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Thread: Therapy Project

  1. #401
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    Quote Originally Posted by CharlieN View Post



    Do NOT try to drill these, it might work but probably will not.

    Plastic bushings for high loads should be snug, low loads can be loose.
    Thanks Charlie. How about drilling out pillow blocks from blocks of delrin? Is it a heat issue?

    I see blocks available on ebay.

    I weighed things and it turns out the assembly above weighs 5 ounces more than if I simply use two parallel and offset torque tubes for the pedals. That works on Cessnas, my Skyranger, and I think on several RV designs. Simpler with less hazard of rust on moving parts. I think I'll use delrin pillow blocks to hold them in place. Just not sure if I want to machine them or find something premade.

  2. #402

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    Parallel tubes in Delrin is a superb way to do it. The Delrin can be drilled although an end mill or reamer will provide a nicer final cut.
    You might consider split blocks for the Delrin. This offers a way to adjust the bore a bit should that matter. You can however aim for a near zero bore clearance but consideration needs to be considered for long term corrosion control.

    Here is another option, turn an insert for the ends of the tubes that will fit inside a ball bearing. The center of the tubes can be supported in a HDPE or Delrin split block.

    The end bearing supports can be plastic or aluminum. Image for reference, these support my pedal mixer since I am utilizing full adjustable pedals on each side.

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    I am having a hard time finding some images, problem with not being in this file for awhile due to another project consuming my attention recently.
    Regards, Charlie
    Super Coupe E-AB build in process
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  3. #403
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    Quote Originally Posted by CharlieN View Post
    Parallel tubes in Delrin is a superb way to do it. The Delrin can be drilled although an end mill or reamer will provide a nicer final cut.
    You might consider split blocks for the Delrin. This offers a way to adjust the bore a bit should that matter. You can however aim for a near zero bore clearance but consideration needs to be considered for long term corrosion control.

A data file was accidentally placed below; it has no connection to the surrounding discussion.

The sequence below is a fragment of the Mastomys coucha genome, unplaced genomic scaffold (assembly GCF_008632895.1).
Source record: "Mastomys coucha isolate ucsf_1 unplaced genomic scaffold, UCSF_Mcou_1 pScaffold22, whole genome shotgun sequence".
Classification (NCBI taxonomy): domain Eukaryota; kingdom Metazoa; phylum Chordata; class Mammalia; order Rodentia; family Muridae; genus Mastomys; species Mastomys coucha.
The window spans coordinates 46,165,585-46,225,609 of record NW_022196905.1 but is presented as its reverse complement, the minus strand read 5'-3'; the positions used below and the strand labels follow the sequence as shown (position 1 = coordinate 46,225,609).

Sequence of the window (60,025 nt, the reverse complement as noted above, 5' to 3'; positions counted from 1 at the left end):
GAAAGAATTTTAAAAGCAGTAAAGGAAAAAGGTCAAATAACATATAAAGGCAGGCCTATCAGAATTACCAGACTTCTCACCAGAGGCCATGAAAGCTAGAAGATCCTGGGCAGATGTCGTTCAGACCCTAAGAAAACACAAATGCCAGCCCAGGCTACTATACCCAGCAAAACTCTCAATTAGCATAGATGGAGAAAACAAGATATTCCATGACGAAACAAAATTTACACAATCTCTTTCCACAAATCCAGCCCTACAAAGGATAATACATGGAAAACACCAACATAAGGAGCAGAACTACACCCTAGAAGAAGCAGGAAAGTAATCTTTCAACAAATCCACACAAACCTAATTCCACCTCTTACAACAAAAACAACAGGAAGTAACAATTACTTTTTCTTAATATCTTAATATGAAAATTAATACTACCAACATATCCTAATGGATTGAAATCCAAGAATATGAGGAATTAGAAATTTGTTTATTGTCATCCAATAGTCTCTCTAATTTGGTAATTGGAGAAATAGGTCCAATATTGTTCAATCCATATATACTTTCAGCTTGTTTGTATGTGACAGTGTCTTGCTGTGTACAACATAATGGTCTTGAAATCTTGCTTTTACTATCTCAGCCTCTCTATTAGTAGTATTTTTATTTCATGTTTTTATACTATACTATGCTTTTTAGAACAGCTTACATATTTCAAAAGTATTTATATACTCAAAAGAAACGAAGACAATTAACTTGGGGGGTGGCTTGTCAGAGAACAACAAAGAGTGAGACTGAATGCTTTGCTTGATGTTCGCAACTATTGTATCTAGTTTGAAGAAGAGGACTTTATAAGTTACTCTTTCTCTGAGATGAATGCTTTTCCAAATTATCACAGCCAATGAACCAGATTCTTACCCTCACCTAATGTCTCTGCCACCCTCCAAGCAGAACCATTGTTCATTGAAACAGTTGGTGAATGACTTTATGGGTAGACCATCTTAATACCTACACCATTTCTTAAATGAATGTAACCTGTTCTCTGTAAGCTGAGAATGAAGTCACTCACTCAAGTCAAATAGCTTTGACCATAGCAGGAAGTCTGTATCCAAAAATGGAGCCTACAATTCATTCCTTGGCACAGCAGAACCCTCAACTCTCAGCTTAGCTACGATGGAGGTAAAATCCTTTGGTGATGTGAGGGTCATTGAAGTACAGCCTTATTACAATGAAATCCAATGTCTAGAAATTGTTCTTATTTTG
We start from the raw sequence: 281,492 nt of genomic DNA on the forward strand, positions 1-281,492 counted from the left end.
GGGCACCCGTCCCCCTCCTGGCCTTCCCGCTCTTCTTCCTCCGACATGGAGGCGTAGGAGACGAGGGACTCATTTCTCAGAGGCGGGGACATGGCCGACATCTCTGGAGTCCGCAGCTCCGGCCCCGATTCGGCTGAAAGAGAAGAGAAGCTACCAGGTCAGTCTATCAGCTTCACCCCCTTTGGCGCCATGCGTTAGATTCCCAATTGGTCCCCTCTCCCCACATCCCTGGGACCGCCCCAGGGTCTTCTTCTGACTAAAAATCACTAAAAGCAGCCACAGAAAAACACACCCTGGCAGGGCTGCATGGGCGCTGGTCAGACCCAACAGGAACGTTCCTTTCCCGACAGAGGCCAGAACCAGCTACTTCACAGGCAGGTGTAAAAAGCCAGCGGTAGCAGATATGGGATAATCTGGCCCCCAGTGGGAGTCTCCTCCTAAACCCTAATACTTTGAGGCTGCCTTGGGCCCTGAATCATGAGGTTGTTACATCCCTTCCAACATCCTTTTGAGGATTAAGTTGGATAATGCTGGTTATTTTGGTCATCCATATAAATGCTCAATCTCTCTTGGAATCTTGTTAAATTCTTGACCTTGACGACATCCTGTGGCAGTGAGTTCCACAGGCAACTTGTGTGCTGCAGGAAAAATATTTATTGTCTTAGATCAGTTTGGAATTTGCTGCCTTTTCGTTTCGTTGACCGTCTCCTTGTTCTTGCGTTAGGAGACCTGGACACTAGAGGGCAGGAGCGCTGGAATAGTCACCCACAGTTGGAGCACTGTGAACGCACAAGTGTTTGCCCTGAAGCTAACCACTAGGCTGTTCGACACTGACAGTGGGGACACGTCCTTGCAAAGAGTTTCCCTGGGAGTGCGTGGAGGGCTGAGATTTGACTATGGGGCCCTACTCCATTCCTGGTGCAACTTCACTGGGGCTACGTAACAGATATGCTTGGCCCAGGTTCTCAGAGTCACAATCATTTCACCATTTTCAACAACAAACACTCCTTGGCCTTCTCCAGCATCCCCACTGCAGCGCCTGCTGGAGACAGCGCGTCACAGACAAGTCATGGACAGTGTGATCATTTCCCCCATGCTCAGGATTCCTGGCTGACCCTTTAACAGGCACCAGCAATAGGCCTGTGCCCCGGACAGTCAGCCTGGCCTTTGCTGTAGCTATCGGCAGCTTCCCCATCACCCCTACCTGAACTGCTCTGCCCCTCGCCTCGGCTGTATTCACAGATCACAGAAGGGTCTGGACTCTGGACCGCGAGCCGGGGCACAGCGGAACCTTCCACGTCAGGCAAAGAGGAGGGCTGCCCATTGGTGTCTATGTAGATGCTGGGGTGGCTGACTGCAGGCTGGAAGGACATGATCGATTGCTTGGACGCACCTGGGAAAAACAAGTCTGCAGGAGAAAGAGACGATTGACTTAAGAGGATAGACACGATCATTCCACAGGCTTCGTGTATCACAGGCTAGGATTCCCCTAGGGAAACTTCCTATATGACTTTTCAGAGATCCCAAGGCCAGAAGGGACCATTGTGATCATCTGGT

Thanks. I was planning on split blocks and I have a nice set of end mills. I like the option of adjusting the bore with shims if necessary.
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  4. #404
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    Been a while and I'm lazy when it comes to updates. But things have progressed.

    I went the parallel rudder tube approach with Delrin pillow blocks. I ordered a block of Delrin online to see what I could do.

    For the pedal assembly I cut little blocks from what I ordered, cut them in half and bolted them together. Then I put 3/4" holes right where they split. The first few I did with a 3/4" end mill. Then I ended up swapping out mill collet for the drill chuck to drill something. Then I wondered, "maybe a spade bit would work."

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    Yup. At 120 rpm it worked fine. Delrin is pretty neat stuff.

    I had a bunch of shavings, of course.

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    I wondered about flammability with it laying around. Grinding sparks and all.

    So, a diversion.... lightweight delrin firestarter:



    At least it works on wet tumbleweeds.

    FWIW, I swept up and vacuumed all the delrin shavings to keep me from starting fires in the shop.

    Then I went to the pillow blocks for the 1.5" torque tube, using my cheapo expanded mini-lathe. (16" bed instead of 10")

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    I'm pretty sure I need steel reinforcing of some kind. Maybe a top plate with the edges bent down? The torque tube pillow blocks specified are aluminum.

    I didn't show the rudder bar assembly being welded up, or the torque tube fabrication. It was tedious but not bad. Here is a draft layout in the fuselage: